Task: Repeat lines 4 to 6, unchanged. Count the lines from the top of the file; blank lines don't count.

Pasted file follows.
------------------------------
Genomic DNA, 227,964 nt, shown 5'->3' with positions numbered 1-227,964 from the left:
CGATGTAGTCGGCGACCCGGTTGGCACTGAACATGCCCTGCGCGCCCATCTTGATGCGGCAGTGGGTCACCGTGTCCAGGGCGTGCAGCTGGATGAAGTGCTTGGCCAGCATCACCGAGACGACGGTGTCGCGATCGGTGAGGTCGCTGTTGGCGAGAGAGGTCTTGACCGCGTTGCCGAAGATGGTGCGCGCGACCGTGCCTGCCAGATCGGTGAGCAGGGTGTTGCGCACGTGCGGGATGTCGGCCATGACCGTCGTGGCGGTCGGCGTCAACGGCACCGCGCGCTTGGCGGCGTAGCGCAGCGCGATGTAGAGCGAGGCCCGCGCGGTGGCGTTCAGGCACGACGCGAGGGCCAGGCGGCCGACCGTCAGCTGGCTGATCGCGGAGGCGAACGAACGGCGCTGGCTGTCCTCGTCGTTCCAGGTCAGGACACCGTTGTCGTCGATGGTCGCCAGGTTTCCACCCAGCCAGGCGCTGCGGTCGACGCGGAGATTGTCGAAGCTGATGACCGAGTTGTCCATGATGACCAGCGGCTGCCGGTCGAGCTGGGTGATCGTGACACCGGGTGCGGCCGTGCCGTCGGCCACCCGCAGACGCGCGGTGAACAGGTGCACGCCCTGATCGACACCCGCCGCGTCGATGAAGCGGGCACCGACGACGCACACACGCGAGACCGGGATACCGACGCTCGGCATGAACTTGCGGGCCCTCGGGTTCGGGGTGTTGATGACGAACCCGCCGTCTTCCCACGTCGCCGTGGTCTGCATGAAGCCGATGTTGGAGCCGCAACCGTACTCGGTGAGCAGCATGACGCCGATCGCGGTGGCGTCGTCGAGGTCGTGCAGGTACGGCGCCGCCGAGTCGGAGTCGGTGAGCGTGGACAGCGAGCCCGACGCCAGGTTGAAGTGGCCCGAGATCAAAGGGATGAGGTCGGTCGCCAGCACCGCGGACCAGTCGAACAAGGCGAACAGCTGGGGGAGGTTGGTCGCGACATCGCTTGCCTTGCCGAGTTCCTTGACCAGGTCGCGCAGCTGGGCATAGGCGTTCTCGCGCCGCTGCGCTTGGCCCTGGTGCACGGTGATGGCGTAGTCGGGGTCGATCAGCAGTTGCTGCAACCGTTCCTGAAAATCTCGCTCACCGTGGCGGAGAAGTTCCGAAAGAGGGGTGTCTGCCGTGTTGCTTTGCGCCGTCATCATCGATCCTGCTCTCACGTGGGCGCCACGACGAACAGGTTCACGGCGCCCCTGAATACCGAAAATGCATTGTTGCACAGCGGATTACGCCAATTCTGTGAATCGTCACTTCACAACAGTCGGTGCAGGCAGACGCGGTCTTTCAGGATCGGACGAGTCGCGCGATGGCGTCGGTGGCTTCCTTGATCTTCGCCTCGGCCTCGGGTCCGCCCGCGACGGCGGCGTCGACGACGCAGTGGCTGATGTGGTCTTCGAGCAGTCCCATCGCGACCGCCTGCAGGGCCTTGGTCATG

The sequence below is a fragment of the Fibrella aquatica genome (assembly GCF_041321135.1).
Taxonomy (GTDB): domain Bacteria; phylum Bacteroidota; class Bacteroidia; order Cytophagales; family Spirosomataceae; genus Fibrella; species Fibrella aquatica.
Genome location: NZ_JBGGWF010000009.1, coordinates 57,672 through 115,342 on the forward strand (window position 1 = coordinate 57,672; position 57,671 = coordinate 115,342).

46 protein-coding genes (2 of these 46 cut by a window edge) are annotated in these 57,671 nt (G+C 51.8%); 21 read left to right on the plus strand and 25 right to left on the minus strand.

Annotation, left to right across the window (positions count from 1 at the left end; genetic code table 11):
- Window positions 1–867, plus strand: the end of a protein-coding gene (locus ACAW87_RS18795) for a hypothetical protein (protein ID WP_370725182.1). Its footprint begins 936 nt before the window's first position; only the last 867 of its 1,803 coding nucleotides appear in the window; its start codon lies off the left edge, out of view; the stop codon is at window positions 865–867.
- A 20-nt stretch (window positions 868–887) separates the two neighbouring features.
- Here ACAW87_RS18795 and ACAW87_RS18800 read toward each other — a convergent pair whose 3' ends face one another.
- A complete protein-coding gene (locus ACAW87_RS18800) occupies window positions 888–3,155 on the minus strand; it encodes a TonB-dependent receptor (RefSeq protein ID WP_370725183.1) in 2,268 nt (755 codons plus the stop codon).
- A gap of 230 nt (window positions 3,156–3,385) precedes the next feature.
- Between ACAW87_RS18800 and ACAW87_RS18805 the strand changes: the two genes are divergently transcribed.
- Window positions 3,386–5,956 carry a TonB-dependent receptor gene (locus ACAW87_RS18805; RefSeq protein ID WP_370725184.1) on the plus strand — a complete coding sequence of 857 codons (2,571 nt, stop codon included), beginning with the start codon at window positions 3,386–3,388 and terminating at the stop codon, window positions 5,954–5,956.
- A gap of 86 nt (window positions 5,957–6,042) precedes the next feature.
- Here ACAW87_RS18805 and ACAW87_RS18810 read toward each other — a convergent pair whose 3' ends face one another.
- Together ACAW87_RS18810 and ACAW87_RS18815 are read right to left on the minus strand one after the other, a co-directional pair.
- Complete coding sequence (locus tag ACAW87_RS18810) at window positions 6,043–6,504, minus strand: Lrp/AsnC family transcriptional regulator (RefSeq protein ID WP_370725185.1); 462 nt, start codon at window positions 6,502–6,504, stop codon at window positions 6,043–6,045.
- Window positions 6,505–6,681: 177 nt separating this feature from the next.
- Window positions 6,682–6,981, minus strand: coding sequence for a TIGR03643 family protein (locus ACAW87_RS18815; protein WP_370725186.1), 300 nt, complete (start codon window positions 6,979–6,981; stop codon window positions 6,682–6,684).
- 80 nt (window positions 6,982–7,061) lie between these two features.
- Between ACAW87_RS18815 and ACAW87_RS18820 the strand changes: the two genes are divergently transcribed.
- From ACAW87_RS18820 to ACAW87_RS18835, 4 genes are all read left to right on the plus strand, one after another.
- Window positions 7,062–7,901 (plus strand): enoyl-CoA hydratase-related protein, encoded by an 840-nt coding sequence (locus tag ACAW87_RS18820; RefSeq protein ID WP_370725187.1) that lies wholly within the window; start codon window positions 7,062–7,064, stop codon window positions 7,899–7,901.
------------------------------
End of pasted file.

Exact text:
Taxonomy (GTDB): domain Bacteria; phylum Bacteroidota; class Bacteroidia; order Cytophagales; family Spirosomataceae; genus Fibrella; species Fibrella aquatica.
Genome location: NZ_JBGGWF010000009.1, coordinates 57,672 through 115,342 on the forward strand (window position 1 = coordinate 57,672; position 57,671 = coordinate 115,342).

46 protein-coding genes (2 of these 46 cut by a window edge) are annotated in these 57,671 nt (G+C 51.8%); 21 read left to right on the plus strand and 25 right to left on the minus strand.